The US Air Force is upgrading 608 F-16 fighter jets, comprised of Blocks 40 and 50, in one of the largest modernization efforts in its history.
The aircraft will undergo up to 22 modifications designed to improve lethality and ensure the fourth-generation fighter remains effective in meeting current and future threats, the service said.
The Air Force Life Cycle Management Center’s Fighters and Advanced Aircraft Directorate is leading the complex project, known as Post Block Integration Team or PoBIT, and developed the plan to organize and install the modifications on the aircraft.
“This is a pretty massive effort, a collision of mods as we call it,” said Oryan “OJ” Joseph, program manager with the directorate’s F-16 Program Office. “We had to quickly look at all of the mods that are going on the aircraft and not only understand the timing of when the mods are going to deliver, but also when the aircraft will be available from the units. There are a lot of variables, a give and take tug of war that we deal with every day on bringing down aircraft [for modifications] at the right time.”
Updates to the aircraft include installing Active Electronically Scanned Array (AESA) radar and Link 16 – a battlefield communication system, modernizing the cockpit and main mission computer, and converting the fleet to a high speed data network.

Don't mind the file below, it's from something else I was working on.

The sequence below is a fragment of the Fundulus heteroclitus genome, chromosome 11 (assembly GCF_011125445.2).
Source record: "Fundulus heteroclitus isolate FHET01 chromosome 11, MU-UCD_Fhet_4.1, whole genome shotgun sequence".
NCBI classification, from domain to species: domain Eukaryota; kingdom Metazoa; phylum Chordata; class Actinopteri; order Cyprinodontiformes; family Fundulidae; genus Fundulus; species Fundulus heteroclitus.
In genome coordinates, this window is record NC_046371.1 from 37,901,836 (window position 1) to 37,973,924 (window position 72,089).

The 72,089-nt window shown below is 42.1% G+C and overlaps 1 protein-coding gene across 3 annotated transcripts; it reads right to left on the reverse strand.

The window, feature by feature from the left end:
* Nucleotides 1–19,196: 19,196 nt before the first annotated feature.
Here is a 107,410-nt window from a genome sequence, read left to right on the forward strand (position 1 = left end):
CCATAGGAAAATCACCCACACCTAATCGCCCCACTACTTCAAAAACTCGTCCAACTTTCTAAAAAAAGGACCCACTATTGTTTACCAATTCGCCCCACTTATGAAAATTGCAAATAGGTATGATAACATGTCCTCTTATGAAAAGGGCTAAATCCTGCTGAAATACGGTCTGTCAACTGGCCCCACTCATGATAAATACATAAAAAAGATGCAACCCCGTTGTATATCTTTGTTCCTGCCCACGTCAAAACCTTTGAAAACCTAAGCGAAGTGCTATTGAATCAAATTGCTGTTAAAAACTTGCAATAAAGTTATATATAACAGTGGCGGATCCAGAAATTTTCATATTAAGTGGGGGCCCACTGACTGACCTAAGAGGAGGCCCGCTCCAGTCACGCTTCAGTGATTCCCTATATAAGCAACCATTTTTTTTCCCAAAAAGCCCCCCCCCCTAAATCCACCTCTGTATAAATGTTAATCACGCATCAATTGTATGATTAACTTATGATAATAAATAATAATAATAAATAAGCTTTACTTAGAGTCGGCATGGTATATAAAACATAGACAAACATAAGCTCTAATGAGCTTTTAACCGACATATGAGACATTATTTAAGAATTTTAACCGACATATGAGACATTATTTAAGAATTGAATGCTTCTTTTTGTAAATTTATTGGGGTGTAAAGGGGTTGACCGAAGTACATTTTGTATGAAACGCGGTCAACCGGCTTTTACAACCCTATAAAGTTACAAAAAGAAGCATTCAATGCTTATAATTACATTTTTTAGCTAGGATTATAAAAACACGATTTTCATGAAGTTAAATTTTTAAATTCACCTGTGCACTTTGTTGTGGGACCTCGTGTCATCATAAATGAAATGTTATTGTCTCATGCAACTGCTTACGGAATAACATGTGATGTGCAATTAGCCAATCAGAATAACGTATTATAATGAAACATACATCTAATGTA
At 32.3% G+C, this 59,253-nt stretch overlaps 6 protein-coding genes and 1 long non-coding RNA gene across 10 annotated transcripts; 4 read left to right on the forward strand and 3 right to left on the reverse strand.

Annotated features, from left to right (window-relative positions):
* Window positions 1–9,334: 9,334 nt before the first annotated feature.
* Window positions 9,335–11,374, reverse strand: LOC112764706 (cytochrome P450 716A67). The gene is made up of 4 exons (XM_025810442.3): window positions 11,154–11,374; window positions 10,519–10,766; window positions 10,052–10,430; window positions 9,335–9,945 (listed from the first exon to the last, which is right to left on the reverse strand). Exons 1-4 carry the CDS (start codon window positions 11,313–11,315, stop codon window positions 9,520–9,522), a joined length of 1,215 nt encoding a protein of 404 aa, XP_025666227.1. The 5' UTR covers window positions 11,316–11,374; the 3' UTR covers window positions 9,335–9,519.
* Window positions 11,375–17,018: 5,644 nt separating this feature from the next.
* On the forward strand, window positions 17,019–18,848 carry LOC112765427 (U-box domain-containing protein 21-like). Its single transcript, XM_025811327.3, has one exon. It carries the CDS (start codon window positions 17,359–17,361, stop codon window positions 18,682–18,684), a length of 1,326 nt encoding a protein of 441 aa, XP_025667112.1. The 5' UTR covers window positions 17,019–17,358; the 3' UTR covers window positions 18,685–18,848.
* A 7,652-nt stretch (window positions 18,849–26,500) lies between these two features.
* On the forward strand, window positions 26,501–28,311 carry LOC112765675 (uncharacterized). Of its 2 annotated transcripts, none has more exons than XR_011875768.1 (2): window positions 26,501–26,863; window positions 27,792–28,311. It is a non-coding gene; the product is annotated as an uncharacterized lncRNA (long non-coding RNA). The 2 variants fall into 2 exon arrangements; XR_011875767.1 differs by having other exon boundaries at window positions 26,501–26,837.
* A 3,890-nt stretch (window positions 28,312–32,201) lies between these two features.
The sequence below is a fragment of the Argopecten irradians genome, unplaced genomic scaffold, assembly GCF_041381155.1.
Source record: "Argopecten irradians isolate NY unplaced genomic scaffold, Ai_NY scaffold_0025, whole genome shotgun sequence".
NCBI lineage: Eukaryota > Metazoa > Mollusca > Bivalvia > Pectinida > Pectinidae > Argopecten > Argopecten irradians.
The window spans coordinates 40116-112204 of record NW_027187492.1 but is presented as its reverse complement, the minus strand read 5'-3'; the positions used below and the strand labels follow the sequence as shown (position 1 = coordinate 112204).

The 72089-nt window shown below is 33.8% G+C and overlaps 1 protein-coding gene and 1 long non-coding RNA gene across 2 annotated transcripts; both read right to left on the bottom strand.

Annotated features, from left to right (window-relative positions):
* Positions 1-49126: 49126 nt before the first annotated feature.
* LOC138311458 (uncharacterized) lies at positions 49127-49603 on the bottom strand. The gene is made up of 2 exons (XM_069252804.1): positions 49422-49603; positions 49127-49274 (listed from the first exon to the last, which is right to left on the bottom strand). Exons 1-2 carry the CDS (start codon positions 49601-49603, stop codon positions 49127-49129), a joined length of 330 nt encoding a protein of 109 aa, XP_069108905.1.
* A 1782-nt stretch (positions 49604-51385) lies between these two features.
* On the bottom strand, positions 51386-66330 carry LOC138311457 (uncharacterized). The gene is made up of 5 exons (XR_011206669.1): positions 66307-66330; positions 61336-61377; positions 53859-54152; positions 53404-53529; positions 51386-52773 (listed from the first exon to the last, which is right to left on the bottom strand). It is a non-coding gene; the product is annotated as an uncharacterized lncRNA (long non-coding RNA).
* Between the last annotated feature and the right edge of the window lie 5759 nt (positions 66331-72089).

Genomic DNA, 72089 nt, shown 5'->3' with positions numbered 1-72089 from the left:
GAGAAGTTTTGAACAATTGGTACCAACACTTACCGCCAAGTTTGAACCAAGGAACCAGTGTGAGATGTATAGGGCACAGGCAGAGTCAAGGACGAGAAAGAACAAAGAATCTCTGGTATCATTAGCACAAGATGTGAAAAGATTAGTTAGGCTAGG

In addition, the fighter will receive next-generation electronic warfare capability as well as a communication suite upgrade, a center display unit, a programmable data generator, and several other key hardware components to modernize the aircraft.
A number of the modifications have already started and will continue over several years. Overall, PoBIT involves six major commands, more than 18 bases, multiple companies, and contracts totaling approximately $6.3 billion.
“This effort is a big deal for the Air Force,” said Joseph. “In order for us to keep the F-16 in the fight performing all its different roles for our Combatant Commanders, we must significantly modernize the fleet.”
“Making sure we have the right modifications at the right time is crucial to the warfighter,” added 1st Lt. Andrew Elledge, program manager, F-16 Program Office. “It requires effort and daily coordination to ensure there is progress and communication with all programs related to this effort across all the bases involved. While this effort is a challenge, being able to keep the F-16 in the fight with the latest and greatest technology is the driving factor. I am thankful to have such experienced teammates to help tackle these complex daily tasks. It really takes all of us to keep this moving in the right direction!”
While the F-16 upgrade is massive, it is trumped in value by the $10.8 billion contract the US Air Force Life Cycle Management Center Lockheed Martin for the modernization of the F-22 fleet in November last year.